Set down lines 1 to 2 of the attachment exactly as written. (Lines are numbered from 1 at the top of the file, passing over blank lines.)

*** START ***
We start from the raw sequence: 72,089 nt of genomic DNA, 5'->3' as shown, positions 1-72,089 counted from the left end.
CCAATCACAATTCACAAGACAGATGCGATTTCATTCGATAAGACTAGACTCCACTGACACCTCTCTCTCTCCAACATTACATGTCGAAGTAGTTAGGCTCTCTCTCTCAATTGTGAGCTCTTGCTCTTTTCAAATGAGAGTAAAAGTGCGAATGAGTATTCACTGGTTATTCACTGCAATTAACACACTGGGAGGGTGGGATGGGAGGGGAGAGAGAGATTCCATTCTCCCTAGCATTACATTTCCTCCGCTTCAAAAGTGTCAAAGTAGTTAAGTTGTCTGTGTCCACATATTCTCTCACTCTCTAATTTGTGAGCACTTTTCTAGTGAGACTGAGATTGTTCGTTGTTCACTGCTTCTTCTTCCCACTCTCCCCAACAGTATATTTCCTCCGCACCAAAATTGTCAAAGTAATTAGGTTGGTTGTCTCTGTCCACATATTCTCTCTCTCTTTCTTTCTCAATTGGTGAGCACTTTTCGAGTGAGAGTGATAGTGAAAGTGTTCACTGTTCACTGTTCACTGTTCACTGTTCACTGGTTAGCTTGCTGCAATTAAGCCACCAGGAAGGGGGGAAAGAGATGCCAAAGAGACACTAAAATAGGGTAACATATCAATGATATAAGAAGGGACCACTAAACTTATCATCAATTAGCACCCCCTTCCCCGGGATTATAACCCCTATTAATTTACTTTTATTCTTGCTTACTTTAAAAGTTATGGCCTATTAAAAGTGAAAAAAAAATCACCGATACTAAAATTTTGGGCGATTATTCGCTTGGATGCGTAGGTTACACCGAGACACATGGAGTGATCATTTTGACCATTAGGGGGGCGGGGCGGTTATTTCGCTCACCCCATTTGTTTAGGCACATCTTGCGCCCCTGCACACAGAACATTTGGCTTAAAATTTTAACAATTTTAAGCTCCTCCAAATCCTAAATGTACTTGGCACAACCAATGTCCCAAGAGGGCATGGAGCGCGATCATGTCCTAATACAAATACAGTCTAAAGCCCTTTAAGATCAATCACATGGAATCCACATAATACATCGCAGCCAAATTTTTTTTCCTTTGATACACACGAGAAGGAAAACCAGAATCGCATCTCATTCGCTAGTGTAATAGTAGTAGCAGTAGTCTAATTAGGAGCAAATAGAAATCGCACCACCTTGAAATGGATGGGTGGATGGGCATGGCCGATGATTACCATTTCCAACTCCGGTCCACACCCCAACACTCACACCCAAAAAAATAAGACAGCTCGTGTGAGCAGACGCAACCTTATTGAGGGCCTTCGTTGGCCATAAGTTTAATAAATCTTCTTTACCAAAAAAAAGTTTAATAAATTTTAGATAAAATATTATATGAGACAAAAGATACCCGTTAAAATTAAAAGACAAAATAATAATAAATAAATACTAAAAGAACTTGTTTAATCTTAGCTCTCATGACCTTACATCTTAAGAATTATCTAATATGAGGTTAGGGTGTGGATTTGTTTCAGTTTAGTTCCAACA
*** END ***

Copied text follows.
We start from the raw sequence: 72,089 nt of genomic DNA, 5'->3' as shown, positions 1-72,089 counted from the left end.
CCAATCACAATTCACAAGACAGATGCGATTTCATTCGATAAGACTAGACTCCACTGACACCTCTCTCTCTCCAACATTACATGTCGAAGTAGTTAGGCTCTCTCTCTCAATTGTGAGCTCTTGCTCTTTTCAAATGAGAGTAAAAGTGCGAATGAGTATTCACTGGTTATTCACTGCAATTAACACACTGGGAGGGTGGGATGGGAGGGGAGAGAGAGATTCCATTCTCCCTAGCATTACATTTCCTCCGCTTCAAAAGTGTCAAAGTAGTTAAGTTGTCTGTGTCCACATATTCTCTCACTCTCTAATTTGTGAGCACTTTTCTAGTGAGACTGAGATTGTTCGTTGTTCACTGCTTCTTCTTCCCACTCTCCCCAACAGTATATTTCCTCCGCACCAAAATTGTCAAAGTAATTAGGTTGGTTGTCTCTGTCCACATATTCTCTCTCTCTTTCTTTCTCAATTGGTGAGCACTTTTCGAGTGAGAGTGATAGTGAAAGTGTTCACTGTTCACTGTTCACTGTTCACTGTTCACTGGTTAGCTTGCTGCAATTAAGCCACCAGGAAGGGGGGAAAGAGATGCCAAAGAGACACTAAAATAGGGTAACATATCAATGATATAAGAAGGGACCACTAAACTTATCATCAATTAGCACCCCCTTCCCCGGGATTATAACCCCTATTAATTTACTTTTATTCTTGCTTACTTTAAAAGTTATGGCCTATTAAAAGTGAAAAAAAAATCACCGATACTAAAATTTTGGGCGATTATTCGCTTGGATGCGTAGGTTACACCGAGACACATGGAGTGATCATTTTGACCATTAGGGGGGCGGGGCGGTTATTTCGCTCACCCCATTTGTTTAGGCACATCTTGCGCCCCTGCACACAGAACATTTGGCTTAAAATTTTAACAATTTTAAGCTCCTCCAAATCCTAAATGTACTTGGCACAACCAATGTCCCAAGAGGGCATGGAGCGCGATCATGTCCTAATACAAATACAGTCTAAAGCCCTTTAAGATCAATCACATGGAATCCACATAATACATCGCAGCCAAATTTTTTTTCCTTTGATACACACGAGAAGGAAAACCAGAATCGCATCTCATTCGCTAGTGTAATAGTAGTAGCAGTAGTCTAATTAGGAGCAAATAGAAATCGCACCACCTTGAAATGGATGGGTGGATGGGCATGGCCGATGATTACCATTTCCAACTCCGGTCCACACCCCAACACTCACACCCAAAAAAATAAGACAGCTCGTGTGAGCAGACGCAACCTTATTGAGGGCCTTCGTTGGCCATAAGTTTAATAAATCTTCTTTACCAAAAAAAAGTTTAATAAATTTTAGATAAAATATTATATGAGACAAAAGATACCCGTTAAAATTAAAAGACAAAATAATAATAAATAAATACTAAAAGAACTTGTTTAATCTTAGCTCTCATGACCTTACATCTTAAGAATTATCTAATATGAGGTTAGGGTGTGGATTTGTTTCAGTTTAGTTCCAACA